This was a trip from beginning to end. I legitimately think it's an extremely strong four star book, but the fact that it's completely different from anything else I've been reading punches it out extra. It's a time travel novel (although not particularly science fiction-y, there isn't anything about how the time travel works, exactly), starting off with teenagers in 2013 post-Katrina rural Mississippi. (I think it's rural, I know nothing about Mississippi, there seemed to be a lot of woods) In addition to the time travel, you've a book-within-a-book story, featuring some of the same characters in various times. The humor was hitting me exactly right, too. I confess that, as usual, I struggled to keep up with exactly what thread was playing out in what way in what timeline, but that's definitely a problem I have often so I assume it's me. I mean, the broad strokes were clear, it's more like there were some details I know I fuzzed out a bit.It's not perfect, the tone oddly shifts around a bit and I'm not sure that was working for me, but overall, this book was hard to put down and whenever I had to, I found myself thinking about it a lot.
  • (2/5)
    I get the praise for this novel - it is awesome from a literary and cultural standpoint. The author was ambitious, and it paid off. I wanted to love this book for these reasons, but it just never grabbed me. There were some incredibly emotionally raw moments that prove the author's talent. Overall, though, it just wasn't for me, and I almost hate to say that.
  • (4/5)
    Oh what a refreshing gem this is. I love the humor, the characters, the writing is so full of life. Full full full. It gets a bit confusing with the time travel, and ends up seeming like the hand drawing a hand drawing, if I'm reading it as well as I hope I did. I feel like I missed so much though! The ending all but tells you to start the book over again, if only I had the time, but unless I start it again right away I don't think I could figure it out better than I already have. I can't really think about it without feeling my brain is broke. It's well worth the read anyway just for the writing style, even if you can't figure out this puzzle. I could probably think about this book for hours and never figure it out. I've got some questions! I can't tell if Laymon wrote the book intentionally vague or if I'm lacking some brain cells...so the book could probably be polished a bit, lose some loose ends. I especially loved the laptop dance party in 1964 but each page is filled with good stuff. I love that the characters compete in a sentence competition, as Laymon could certainly win one of those. The humor stays throughout the book, even when it gets confusing and sad. This book sure has HEART. I even had a dream that I was in the book with the characters. This reminds me of Mark Twain, Ralph Ellison, Victor LaValle and Haruki Murakami. If it wasn't for the Tournament of Books, I might not have found this one. A sad pairing in the ToB for this book to be against The Goldfinch. I feel like The Goldfinch was written a billion times before, but Long Division is the fresh beating heart of future books.... I will definitely be keeping an eye out for Laymon's writing in the future. Man, I need a drank.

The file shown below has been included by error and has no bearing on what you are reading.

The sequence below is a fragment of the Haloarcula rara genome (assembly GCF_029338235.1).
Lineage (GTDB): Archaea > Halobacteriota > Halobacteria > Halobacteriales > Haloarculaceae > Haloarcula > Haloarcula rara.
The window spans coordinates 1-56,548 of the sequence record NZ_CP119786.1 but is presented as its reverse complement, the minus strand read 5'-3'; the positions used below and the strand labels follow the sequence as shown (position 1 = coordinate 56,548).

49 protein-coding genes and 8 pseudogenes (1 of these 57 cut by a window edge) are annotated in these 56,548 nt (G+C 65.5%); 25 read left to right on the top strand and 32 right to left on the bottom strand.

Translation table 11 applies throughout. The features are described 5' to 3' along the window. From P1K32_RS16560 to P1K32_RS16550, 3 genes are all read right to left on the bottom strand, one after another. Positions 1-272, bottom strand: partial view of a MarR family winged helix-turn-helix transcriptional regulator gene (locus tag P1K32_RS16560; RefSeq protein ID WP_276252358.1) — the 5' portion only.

• (5/5)
    Enjoyed this book immensely and I can safely say this book has now become my favorite book of fiction. It’s intelligent, funny and like nothing I’ve ever read. Do yourself a favor and read it now!
  • (5/5)
    It's a crazy book but it really gets at truth
  • (3/5)

    1 persona l'ha trovata utile

    Read from February 26 to March 02, 2014 I had a difficult time wrapping my brain around this book. There were moments of "Wow, this is great" mixed with "I have no idea what just happened" combined with "That entire paragraph made zero sense, did the author forget a few sentences?" and then "Is 1964, 2013, or 1985 -- who did that happen to and when?"I've never been a huge fan of time travel. (That's probably why I am not a Doctor Who fan, I can't grasp the when.) But this book was even more confusing than just time travel, it's also a book-within-a-book with the characters having the same names in both the book and the book-within-a-book . Yeah, wrap your brain around that. If this book had JUST been the story of City and Shalaya, I think I would have liked it much more. (Basically, I just found parts of it way too confusing.)

    1 persona l'ha trovata utile